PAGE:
The U.S. American primary for the election of a new president in November 2016 has so far been a winding road of absurdities and utter failure to grasp reality, on both sides of the political spectre. True, the turmoil of Donald Trump’s campaign has been in sharp focus of the media, but it rather cloaked the view on the awkward dynamic on the Democratic side. Still, Hillary Clinton is favoured to become her party’s nominee, and the poll results still claim that she’ll be the next president-elect in November. Accordingly, many on the Democrats side urge Bernie Sanders to “shut down” his campaign as there seems no viable way for him to gain the nomination of his party in Philadelphia, July 25–28. Consistent with this line of thought is the urge by many Democrats to their party to “unite”, viz., that supporters of Mr. Sanders “unite” behind and support Mrs. Clinton.
What this reasoning blocks out is that there is already only a slight chance left for Mrs. Clinton to win the election in November at all. And this regardless of whether Donald Trump or somebody else will be the Republican nominee. The reason for this is that the Sanders supporters will not vote for Mrs. Clinton but will abstain from the election. Voter turnout will thus favour Republicans, so that not only will there be a Republican president-elect in November 2016, but also a Republican Congress. (In the Senate the Republicans will lose at most one or two seats, and the House will stay Republican.)
The reasons for this predicament of the Democrats are more or less twofold. On the one hand, there is the damage that the Sanders campaign has inflicted upon Mrs. Clinton. It is not that Mr. Sanders has pushed her to the left by insisting on the topics he holds dear. It is far more the harm done while pushing her to the left. If it were only a matter of topics, then Mrs. Clinton would have time enough to pull her party back to the political centre after catching the nomination. But Sanders’ impact is not on this level. Far more it consists in that by advocating his topics he (at the same time) branded Mrs. Clinton as a hardcore establishment representative, thus making her ineligible for his supporters. When it comes to the election, for most Sanders supporters there will simply be no difference between Mrs. Clinton and Mr. Trump (or somebody else). Both will be seen as abhorrent establishment. So they have nobody to vote for and thus will not show up to vote for her.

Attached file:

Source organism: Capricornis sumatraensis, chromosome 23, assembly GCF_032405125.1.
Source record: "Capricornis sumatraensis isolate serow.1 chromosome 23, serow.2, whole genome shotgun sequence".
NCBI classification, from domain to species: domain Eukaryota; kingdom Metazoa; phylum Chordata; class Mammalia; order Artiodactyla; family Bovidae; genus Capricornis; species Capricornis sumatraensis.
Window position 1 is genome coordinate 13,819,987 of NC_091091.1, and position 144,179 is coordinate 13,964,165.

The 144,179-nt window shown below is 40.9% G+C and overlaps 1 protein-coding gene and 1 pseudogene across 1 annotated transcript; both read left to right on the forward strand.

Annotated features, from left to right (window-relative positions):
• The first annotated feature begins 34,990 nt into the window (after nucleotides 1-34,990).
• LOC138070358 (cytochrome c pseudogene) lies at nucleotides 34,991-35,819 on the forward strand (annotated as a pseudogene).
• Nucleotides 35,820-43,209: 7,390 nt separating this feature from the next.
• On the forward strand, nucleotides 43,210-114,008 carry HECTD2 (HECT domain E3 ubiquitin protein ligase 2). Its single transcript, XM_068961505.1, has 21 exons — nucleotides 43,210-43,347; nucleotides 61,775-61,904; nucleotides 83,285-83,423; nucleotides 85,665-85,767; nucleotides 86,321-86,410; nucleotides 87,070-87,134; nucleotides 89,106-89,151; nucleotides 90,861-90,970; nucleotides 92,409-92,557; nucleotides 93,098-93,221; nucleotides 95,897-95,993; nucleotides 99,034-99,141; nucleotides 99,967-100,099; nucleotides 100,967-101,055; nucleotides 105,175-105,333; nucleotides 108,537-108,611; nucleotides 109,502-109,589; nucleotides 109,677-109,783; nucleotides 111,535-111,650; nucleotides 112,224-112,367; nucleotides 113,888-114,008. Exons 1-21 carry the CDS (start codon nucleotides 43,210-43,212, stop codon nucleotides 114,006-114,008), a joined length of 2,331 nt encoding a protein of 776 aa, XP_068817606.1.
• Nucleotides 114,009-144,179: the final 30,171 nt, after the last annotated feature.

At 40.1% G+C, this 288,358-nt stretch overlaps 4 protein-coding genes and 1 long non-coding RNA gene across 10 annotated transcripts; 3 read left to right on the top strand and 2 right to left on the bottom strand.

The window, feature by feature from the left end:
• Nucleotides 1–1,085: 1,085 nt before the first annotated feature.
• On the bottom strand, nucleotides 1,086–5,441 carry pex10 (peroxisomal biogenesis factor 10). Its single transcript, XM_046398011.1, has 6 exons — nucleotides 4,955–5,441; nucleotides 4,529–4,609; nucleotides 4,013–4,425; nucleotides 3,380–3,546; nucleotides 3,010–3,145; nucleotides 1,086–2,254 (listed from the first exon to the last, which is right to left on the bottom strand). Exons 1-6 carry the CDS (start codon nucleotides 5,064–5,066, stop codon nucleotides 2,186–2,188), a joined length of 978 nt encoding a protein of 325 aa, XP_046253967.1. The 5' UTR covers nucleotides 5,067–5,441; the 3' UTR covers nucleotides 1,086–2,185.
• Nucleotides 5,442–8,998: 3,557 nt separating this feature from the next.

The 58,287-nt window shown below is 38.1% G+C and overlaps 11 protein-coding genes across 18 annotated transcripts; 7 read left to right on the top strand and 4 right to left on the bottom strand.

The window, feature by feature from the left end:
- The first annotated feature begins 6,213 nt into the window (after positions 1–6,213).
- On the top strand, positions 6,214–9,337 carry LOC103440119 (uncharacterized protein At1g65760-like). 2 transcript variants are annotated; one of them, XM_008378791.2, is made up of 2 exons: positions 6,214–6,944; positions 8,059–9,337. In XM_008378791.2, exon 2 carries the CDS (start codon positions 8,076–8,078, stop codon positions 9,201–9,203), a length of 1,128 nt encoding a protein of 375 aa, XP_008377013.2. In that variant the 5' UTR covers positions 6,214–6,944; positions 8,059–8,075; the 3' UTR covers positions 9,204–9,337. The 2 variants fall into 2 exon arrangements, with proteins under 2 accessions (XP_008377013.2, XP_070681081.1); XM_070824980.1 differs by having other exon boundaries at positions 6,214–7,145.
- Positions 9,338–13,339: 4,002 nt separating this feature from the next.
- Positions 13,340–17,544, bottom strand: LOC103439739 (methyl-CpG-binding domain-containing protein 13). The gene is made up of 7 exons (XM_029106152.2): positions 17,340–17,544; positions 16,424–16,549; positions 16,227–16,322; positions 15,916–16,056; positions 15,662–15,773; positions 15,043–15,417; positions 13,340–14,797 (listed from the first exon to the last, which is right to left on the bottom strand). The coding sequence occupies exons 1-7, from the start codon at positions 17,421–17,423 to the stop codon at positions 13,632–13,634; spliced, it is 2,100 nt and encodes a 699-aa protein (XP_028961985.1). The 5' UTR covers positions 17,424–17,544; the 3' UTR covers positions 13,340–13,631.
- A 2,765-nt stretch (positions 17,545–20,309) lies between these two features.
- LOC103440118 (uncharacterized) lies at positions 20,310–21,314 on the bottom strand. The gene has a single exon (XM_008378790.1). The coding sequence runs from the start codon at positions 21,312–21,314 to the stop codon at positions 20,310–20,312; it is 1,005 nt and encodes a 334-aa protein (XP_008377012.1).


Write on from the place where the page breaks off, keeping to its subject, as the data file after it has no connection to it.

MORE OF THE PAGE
Of course, on the Republican side many voters will also not show up should Mr. Trump (or somebody else) be the nominee. But there is an important difference. Voters of the Republican party are primarily older voters, voters who are capable and willing to vote either against something or vote for a second-best option while holding their nose. The Sanders supporters on the other hand are primarily younger voters, and those will not vote so much against something but want to vote in favour of something. Recall the debacle of Al Gore running against George W. Bush. Mr. Gore simply couldn’t get enough “decisive” votes — the “popular vote” isn’t sufficient, the structural votes are important — to beat Mr. Bush, and he couldn’t get them because a vast amount of young voters then voted for Ralph Nader and not for the second best-option Al Gore.
If we keep in mind that younger voters tend to vote in favour of something or abstain from voting at all whereas older voters often vote for the second best or against something, then the damage done by the Sanders campaign to Mrs. Clinton’s prospects to become the next president of the United States is obvious. For Sanders supporters, Mrs. Clinton is not an option. So they will not show up to vote for her. In fact, it is pretty much irrelevant when Sanders will drop out of the race for the nomination. The damage is already done, enough for younger voters to see no incentive to turn out in November 2016.
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